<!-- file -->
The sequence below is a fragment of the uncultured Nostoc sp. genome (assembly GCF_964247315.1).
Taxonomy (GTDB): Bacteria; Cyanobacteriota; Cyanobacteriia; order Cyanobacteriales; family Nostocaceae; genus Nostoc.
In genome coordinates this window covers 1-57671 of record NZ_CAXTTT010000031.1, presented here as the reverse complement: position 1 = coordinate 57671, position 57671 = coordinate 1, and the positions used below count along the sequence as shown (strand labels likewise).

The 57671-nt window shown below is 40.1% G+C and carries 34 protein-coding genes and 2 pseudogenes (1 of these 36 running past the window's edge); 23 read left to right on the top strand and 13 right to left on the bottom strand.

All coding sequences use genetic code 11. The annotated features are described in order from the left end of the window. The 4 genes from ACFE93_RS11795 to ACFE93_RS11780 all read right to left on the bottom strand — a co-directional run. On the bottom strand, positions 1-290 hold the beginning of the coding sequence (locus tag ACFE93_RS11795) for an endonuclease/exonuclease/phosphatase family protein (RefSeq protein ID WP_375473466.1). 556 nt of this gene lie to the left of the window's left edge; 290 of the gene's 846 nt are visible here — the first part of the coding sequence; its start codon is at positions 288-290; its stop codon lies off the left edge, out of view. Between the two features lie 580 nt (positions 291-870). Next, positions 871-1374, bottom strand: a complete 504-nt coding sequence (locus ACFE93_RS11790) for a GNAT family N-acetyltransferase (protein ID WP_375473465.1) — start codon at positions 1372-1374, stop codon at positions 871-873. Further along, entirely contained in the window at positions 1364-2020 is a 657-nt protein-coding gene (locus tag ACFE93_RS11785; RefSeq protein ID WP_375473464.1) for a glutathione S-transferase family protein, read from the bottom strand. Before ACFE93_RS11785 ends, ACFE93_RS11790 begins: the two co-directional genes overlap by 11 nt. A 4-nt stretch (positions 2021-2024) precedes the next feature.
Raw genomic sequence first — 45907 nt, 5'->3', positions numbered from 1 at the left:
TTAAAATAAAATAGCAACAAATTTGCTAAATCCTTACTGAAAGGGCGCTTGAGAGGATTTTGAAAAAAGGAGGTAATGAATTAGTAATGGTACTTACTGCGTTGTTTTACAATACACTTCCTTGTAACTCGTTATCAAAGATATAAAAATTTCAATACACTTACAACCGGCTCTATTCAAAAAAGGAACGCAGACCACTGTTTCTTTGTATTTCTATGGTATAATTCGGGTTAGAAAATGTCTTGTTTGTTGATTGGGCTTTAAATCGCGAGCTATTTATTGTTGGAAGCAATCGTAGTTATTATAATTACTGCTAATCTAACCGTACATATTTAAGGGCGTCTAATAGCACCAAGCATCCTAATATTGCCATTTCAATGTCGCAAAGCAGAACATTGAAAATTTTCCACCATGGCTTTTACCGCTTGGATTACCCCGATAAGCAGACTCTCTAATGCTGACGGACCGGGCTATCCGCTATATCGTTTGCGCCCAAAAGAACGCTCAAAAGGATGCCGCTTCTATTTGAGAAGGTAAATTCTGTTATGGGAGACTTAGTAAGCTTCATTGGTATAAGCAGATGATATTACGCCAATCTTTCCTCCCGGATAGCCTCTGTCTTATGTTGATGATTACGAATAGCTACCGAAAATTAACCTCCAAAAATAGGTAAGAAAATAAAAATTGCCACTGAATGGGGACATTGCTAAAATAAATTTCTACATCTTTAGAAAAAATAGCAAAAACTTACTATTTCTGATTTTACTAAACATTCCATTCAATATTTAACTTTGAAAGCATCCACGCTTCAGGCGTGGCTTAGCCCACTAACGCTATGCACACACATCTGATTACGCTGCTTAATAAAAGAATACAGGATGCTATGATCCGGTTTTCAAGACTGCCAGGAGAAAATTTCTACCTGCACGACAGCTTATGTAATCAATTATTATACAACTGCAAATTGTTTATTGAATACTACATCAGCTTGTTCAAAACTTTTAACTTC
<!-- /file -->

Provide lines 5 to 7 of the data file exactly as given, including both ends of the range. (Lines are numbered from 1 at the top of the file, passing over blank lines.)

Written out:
All coding sequences use genetic code 11. The annotated features are described in order from the left end of the window. The 4 genes from ACFE93_RS11795 to ACFE93_RS11780 all read right to left on the bottom strand — a co-directional run. On the bottom strand, positions 1-290 hold the beginning of the coding sequence (locus tag ACFE93_RS11795) for an endonuclease/exonuclease/phosphatase family protein (RefSeq protein ID WP_375473466.1). 556 nt of this gene lie to the left of the window's left edge; 290 of the gene's 846 nt are visible here — the first part of the coding sequence; its start codon is at positions 288-290; its stop codon lies off the left edge, out of view. Between the two features lie 580 nt (positions 291-870). Next, positions 871-1374, bottom strand: a complete 504-nt coding sequence (locus ACFE93_RS11790) for a GNAT family N-acetyltransferase (protein ID WP_375473465.1) — start codon at positions 1372-1374, stop codon at positions 871-873. Further along, entirely contained in the window at positions 1364-2020 is a 657-nt protein-coding gene (locus tag ACFE93_RS11785; RefSeq protein ID WP_375473464.1) for a glutathione S-transferase family protein, read from the bottom strand. Before ACFE93_RS11785 ends, ACFE93_RS11790 begins: the two co-directional genes overlap by 11 nt. A 4-nt stretch (positions 2021-2024) precedes the next feature.
Raw genomic sequence first — 45907 nt, 5'->3', positions numbered from 1 at the left:
TTAAAATAAAATAGCAACAAATTTGCTAAATCCTTACTGAAAGGGCGCTTGAGAGGATTTTGAAAAAAGGAGGTAATGAATTAGTAATGGTACTTACTGCGTTGTTTTACAATACACTTCCTTGTAACTCGTTATCAAAGATATAAAAATTTCAATACACTTACAACCGGCTCTATTCAAAAAAGGAACGCAGACCACTGTTTCTTTGTATTTCTATGGTATAATTCGGGTTAGAAAATGTCTTGTTTGTTGATTGGGCTTTAAATCGCGAGCTATTTATTGTTGGAAGCAATCGTAGTTATTATAATTACTGCTAATCTAACCGTACATATTTAAGGGCGTCTAATAGCACCAAGCATCCTAATATTGCCATTTCAATGTCGCAAAGCAGAACATTGAAAATTTTCCACCATGGCTTTTACCGCTTGGATTACCCCGATAAGCAGACTCTCTAATGCTGACGGACCGGGCTATCCGCTATATCGTTTGCGCCCAAAAGAACGCTCAAAAGGATGCCGCTTCTATTTGAGAAGGTAAATTCTGTTATGGGAGACTTAGTAAGCTTCATTGGTATAAGCAGATGATATTACGCCAATCTTTCCTCCCGGATAGCCTCTGTCTTATGTTGATGATTACGAATAGCTACCGAAAATTAACCTCCAAAAATAGGTAAGAAAATAAAAATTGCCACTGAATGGGGACATTGCTAAAATAAATTTCTACATCTTTAGAAAAAATAGCAAAAACTTACTATTTCTGATTTTACTAAACATTCCATTCAATATTTAACTTTGAAAGCATCCACGCTTCAGGCGTGGCTTAGCCCACTAACGCTATGCACACACATCTGATTACGCTGCTTAATAAAAGAATACAGGATGCTATGATCCGGTTTTCAAGACTGCCAGGAGAAAATTTCTACCTGCACGACAGCTTATGTAATCAATTATTATACAACTGCAAATTGTTTATTGAATACTACATCAGCTTGTTCAAAACTTTTAACTTC